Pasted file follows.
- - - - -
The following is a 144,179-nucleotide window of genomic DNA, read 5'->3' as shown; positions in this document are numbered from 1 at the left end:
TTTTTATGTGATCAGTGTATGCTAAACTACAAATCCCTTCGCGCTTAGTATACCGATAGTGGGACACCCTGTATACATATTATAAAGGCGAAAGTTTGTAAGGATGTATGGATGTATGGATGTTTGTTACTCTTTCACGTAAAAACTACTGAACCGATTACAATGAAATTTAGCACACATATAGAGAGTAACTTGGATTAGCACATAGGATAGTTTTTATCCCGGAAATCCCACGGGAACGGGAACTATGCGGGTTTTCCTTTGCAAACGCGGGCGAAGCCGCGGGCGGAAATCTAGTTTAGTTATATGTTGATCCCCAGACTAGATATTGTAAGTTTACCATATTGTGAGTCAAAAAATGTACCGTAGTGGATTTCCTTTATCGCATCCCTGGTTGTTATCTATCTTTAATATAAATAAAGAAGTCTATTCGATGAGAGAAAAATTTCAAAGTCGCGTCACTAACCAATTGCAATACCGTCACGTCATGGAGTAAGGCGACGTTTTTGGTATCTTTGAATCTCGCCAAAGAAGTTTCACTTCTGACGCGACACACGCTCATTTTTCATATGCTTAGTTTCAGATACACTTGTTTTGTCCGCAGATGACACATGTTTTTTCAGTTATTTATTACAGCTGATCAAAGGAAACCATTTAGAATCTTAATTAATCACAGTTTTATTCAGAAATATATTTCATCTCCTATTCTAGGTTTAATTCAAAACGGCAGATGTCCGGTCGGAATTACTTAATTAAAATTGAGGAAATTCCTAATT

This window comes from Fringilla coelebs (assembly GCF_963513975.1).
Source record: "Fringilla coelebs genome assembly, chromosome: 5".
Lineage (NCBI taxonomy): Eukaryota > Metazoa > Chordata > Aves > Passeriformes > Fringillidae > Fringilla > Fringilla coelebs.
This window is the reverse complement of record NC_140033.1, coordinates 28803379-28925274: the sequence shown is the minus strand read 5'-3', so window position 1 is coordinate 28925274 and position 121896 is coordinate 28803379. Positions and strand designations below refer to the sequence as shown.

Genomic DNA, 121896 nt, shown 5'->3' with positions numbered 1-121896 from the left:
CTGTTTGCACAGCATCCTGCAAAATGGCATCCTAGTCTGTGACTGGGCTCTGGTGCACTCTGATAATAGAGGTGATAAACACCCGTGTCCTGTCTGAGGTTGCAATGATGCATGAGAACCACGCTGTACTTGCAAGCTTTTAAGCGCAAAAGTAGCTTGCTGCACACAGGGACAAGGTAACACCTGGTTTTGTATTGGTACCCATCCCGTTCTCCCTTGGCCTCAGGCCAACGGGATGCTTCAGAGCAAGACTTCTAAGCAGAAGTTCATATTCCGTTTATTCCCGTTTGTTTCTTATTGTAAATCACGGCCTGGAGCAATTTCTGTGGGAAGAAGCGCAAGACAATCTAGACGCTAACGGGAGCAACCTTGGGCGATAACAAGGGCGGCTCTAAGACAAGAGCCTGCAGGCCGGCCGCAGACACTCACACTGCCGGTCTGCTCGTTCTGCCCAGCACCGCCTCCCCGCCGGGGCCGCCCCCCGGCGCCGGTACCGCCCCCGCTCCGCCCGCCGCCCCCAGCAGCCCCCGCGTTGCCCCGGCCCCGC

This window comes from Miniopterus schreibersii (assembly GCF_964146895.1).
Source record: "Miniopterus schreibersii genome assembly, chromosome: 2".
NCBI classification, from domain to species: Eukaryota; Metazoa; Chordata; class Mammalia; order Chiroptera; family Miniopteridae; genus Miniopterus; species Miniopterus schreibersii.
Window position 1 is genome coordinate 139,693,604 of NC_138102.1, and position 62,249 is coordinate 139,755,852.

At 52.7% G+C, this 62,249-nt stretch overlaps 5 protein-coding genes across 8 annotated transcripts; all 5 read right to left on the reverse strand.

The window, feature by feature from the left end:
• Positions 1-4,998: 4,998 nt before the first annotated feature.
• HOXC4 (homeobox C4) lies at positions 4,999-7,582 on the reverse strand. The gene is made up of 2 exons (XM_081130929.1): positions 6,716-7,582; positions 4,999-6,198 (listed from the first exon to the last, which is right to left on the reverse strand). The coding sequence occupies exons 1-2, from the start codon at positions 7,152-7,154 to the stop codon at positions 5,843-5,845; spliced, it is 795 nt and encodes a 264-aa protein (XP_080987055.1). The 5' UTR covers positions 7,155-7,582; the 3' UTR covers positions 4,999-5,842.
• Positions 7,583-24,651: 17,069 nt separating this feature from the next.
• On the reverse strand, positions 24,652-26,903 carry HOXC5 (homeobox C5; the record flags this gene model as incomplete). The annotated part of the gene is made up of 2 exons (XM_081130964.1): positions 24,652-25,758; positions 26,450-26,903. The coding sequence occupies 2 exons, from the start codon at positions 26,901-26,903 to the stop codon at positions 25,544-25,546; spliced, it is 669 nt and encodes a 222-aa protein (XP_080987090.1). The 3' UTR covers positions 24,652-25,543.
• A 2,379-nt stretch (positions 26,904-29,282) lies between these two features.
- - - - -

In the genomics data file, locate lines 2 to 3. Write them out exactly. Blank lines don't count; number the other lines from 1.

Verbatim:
TTTTTATGTGATCAGTGTATGCTAAACTACAAATCCCTTCGCGCTTAGTATACCGATAGTGGGACACCCTGTATACATATTATAAAGGCGAAAGTTTGTAAGGATGTATGGATGTATGGATGTTTGTTACTCTTTCACGTAAAAACTACTGAACCGATTACAATGAAATTTAGCACACATATAGAGAGTAACTTGGATTAGCACATAGGATAGTTTTTATCCCGGAAATCCCACGGGAACGGGAACTATGCGGGTTTTCCTTTGCAAACGCGGGCGAAGCCGCGGGCGGAAATCTAGTTTAGTTATATGTTGATCCCCAGACTAGATATTGTAAGTTTACCATATTGTGAGTCAAAAAATGTACCGTAGTGGATTTCCTTTATCGCATCCCTGGTTGTTATCTATCTTTAATATAAATAAAGAAGTCTATTCGATGAGAGAAAAATTTCAAAGTCGCGTCACTAACCAATTGCAATACCGTCACGTCATGGAGTAAGGCGACGTTTTTGGTATCTTTGAATCTCGCCAAAGAAGTTTCACTTCTGACGCGACACACGCTCATTTTTCATATGCTTAGTTTCAGATACACTTGTTTTGTCCGCAGATGACACATGTTTTTTCAGTTATTTATTACAGCTGATCAAAGGAAACCATTTAGAATCTTAATTAATCACAGTTTTATTCAGAAATATATTTCATCTCCTATTCTAGGTTTAATTCAAAACGGCAGATGTCCGGTCGGAATTACTTAATTAAAATTGAGGAAATTCCTAATT

This window comes from Fringilla coelebs (assembly GCF_963513975.1).